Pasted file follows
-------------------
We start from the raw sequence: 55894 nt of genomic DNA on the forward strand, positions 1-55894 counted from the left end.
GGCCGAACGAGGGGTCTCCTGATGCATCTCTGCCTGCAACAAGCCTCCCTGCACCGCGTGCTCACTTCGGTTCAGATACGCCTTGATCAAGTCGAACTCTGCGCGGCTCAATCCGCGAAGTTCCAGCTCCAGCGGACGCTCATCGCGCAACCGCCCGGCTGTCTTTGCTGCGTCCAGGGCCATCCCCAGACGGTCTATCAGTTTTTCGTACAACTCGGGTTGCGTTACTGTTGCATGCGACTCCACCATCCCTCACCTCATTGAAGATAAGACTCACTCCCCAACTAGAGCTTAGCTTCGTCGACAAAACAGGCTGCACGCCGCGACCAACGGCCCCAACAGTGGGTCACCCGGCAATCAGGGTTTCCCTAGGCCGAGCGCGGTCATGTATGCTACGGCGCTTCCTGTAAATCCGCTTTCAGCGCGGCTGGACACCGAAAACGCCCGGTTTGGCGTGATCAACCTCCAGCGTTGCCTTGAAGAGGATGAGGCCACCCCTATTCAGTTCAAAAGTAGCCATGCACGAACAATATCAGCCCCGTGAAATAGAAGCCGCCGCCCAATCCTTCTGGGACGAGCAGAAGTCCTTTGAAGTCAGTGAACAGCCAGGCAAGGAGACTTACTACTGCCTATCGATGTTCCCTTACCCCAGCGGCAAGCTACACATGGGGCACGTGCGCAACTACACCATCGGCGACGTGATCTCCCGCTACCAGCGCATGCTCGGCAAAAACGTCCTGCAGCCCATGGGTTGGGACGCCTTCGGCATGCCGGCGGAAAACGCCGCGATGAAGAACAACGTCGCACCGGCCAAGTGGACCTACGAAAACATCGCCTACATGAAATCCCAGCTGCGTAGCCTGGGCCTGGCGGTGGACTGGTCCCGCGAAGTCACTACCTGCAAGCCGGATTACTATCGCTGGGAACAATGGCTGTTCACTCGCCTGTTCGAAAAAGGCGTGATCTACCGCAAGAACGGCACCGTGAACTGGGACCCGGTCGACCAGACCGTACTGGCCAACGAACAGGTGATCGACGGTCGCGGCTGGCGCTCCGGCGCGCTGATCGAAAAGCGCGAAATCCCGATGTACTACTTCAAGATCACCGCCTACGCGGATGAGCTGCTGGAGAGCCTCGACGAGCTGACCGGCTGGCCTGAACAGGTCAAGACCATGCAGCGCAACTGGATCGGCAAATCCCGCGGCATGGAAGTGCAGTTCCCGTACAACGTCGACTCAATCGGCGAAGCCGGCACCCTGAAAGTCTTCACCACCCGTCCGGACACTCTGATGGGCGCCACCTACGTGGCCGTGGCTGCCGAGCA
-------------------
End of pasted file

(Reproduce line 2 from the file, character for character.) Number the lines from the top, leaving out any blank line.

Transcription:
GGCCGAACGAGGGGTCTCCTGATGCATCTCTGCCTGCAACAAGCCTCCCTGCACCGCGTGCTCACTTCGGTTCAGATACGCCTTGATCAAGTCGAACTCTGCGCGGCTCAATCCGCGAAGTTCCAGCTCCAGCGGACGCTCATCGCGCAACCGCCCGGCTGTCTTTGCTGCGTCCAGGGCCATCCCCAGACGGTCTATCAGTTTTTCGTACAACTCGGGTTGCGTTACTGTTGCATGCGACTCCACCATCCCTCACCTCATTGAAGATAAGACTCACTCCCCAACTAGAGCTTAGCTTCGTCGACAAAACAGGCTGCACGCCGCGACCAACGGCCCCAACAGTGGGTCACCCGGCAATCAGGGTTTCCCTAGGCCGAGCGCGGTCATGTATGCTACGGCGCTTCCTGTAAATCCGCTTTCAGCGCGGCTGGACACCGAAAACGCCCGGTTTGGCGTGATCAACCTCCAGCGTTGCCTTGAAGAGGATGAGGCCACCCCTATTCAGTTCAAAAGTAGCCATGCACGAACAATATCAGCCCCGTGAAATAGAAGCCGCCGCCCAATCCTTCTGGGACGAGCAGAAGTCCTTTGAAGTCAGTGAACAGCCAGGCAAGGAGACTTACTACTGCCTATCGATGTTCCCTTACCCCAGCGGCAAGCTACACATGGGGCACGTGCGCAACTACACCATCGGCGACGTGATCTCCCGCTACCAGCGCATGCTCGGCAAAAACGTCCTGCAGCCCATGGGTTGGGACGCCTTCGGCATGCCGGCGGAAAACGCCGCGATGAAGAACAACGTCGCACCGGCCAAGTGGACCTACGAAAACATCGCCTACATGAAATCCCAGCTGCGTAGCCTGGGCCTGGCGGTGGACTGGTCCCGCGAAGTCACTACCTGCAAGCCGGATTACTATCGCTGGGAACAATGGCTGTTCACTCGCCTGTTCGAAAAAGGCGTGATCTACCGCAAGAACGGCACCGTGAACTGGGACCCGGTCGACCAGACCGTACTGGCCAACGAACAGGTGATCGACGGTCGCGGCTGGCGCTCCGGCGCGCTGATCGAAAAGCGCGAAATCCCGATGTACTACTTCAAGATCACCGCCTACGCGGATGAGCTGCTGGAGAGCCTCGACGAGCTGACCGGCTGGCCTGAACAGGTCAAGACCATGCAGCGCAACTGGATCGGCAAATCCCGCGGCATGGAAGTGCAGTTCCCGTACAACGTCGACTCAATCGGCGAAGCCGGCACCCTGAAAGTCTTCACCACCCGTCCGGACACTCTGATGGGCGCCACCTACGTGGCCGTGGCTGCCGAGCA